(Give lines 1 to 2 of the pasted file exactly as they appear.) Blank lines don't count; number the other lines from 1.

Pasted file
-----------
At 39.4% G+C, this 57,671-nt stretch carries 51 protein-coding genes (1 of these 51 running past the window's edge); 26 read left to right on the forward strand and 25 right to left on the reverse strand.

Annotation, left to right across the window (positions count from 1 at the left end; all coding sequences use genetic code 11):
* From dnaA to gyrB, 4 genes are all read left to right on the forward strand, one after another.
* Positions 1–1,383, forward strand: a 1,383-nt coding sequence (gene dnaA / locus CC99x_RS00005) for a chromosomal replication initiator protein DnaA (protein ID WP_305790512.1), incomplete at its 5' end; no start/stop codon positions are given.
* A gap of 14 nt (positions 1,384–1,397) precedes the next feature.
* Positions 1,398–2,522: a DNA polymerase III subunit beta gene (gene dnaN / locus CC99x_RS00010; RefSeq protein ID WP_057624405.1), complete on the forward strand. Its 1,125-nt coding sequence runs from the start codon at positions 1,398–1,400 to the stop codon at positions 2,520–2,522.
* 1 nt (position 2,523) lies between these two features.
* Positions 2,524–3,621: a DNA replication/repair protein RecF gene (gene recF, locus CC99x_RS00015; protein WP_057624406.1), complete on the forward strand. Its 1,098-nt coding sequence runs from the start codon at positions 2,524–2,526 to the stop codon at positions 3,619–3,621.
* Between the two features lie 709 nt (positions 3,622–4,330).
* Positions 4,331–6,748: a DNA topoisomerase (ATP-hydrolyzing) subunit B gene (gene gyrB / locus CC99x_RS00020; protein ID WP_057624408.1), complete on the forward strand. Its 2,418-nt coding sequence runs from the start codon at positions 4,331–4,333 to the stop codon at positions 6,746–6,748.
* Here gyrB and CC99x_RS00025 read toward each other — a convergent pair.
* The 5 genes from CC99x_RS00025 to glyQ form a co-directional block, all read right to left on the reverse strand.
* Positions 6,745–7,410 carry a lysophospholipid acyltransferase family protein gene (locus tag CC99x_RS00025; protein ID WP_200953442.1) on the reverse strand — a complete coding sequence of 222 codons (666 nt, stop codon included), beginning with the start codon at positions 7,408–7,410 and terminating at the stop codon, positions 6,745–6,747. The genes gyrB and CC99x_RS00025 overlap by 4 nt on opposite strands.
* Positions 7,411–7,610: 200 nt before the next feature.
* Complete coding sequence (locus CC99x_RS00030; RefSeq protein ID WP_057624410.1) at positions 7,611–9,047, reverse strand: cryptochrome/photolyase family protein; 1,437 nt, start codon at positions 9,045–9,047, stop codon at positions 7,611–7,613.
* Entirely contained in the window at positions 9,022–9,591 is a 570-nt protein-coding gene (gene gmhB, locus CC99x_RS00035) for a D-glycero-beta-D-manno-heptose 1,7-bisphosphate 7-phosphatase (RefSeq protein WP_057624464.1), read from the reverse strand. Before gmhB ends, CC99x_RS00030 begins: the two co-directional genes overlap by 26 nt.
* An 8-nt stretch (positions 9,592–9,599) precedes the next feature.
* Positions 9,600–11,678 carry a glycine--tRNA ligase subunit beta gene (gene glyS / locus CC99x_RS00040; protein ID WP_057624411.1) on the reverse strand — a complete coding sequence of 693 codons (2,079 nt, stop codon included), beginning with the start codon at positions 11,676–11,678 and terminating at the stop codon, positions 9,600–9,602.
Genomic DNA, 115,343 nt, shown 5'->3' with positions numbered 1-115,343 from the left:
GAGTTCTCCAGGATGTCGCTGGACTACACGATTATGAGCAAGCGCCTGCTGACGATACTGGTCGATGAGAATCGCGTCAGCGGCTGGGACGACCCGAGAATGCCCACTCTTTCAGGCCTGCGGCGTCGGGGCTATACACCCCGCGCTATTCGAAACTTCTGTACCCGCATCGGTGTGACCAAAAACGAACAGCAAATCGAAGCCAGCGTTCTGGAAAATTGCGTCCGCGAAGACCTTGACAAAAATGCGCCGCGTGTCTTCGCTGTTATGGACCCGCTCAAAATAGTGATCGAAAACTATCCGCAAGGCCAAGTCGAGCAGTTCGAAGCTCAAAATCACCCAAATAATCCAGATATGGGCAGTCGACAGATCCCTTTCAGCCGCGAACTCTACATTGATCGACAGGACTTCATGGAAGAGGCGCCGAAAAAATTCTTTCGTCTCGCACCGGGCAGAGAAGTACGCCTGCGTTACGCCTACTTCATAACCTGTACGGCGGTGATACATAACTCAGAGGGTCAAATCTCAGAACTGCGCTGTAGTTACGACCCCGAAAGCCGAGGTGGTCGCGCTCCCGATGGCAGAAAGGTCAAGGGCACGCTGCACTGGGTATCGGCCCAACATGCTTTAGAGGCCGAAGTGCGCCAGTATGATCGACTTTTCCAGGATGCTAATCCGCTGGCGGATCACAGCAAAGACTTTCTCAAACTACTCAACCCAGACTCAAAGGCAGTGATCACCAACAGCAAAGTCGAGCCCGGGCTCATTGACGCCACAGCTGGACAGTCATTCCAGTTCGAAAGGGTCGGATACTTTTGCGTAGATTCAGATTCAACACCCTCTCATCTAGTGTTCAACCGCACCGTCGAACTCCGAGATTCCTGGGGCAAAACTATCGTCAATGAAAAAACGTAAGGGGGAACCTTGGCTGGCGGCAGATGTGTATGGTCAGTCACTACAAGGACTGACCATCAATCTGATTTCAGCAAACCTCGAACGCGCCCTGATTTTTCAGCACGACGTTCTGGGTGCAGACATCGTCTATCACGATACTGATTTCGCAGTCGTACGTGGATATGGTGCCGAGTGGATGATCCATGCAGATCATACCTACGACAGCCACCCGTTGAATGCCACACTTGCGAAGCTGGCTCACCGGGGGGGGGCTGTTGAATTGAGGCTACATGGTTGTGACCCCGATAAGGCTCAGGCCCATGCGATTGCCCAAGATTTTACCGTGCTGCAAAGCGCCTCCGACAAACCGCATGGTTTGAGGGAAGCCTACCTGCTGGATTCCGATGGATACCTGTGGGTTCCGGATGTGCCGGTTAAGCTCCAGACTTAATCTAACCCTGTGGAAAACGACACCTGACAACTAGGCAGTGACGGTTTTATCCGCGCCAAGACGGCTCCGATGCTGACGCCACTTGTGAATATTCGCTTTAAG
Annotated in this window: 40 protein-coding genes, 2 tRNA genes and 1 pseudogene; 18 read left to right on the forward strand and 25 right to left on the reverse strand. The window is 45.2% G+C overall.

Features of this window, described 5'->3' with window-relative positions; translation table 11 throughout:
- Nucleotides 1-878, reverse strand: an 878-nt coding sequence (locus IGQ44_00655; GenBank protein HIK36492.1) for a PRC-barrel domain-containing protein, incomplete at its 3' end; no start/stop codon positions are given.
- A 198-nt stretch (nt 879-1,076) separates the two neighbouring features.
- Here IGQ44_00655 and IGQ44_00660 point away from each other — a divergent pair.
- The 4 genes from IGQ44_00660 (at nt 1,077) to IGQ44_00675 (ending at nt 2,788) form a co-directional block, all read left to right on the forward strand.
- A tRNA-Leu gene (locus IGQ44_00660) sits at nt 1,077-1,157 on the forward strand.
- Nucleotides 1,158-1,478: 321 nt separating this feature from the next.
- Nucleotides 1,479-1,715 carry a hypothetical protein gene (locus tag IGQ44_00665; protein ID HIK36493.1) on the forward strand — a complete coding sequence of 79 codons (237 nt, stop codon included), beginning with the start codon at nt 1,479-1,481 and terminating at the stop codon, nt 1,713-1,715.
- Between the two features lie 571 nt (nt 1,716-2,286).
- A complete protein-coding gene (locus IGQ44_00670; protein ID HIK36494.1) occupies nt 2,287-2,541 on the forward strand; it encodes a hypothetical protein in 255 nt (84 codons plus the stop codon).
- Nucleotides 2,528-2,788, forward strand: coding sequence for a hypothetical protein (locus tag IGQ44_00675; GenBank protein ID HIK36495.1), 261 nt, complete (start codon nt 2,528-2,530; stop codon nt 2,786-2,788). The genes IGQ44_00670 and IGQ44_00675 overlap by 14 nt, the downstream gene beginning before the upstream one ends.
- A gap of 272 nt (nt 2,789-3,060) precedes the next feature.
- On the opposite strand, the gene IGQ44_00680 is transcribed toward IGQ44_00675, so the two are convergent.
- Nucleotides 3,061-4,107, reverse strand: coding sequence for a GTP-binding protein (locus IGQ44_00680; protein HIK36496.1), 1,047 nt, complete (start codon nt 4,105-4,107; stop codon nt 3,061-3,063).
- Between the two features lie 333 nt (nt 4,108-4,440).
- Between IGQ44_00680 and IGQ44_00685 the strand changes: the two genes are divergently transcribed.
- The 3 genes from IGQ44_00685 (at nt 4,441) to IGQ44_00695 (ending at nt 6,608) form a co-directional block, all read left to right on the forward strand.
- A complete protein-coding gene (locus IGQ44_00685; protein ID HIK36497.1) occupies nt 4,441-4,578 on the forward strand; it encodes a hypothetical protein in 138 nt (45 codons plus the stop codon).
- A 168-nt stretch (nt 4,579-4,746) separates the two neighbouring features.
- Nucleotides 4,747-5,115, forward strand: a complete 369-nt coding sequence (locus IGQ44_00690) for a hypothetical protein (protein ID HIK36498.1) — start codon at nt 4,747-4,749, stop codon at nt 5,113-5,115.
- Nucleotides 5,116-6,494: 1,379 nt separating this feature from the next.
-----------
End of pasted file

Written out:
At 39.4% G+C, this 57,671-nt stretch carries 51 protein-coding genes (1 of these 51 running past the window's edge); 26 read left to right on the forward strand and 25 right to left on the reverse strand.

Annotation, left to right across the window (positions count from 1 at the left end; all coding sequences use genetic code 11):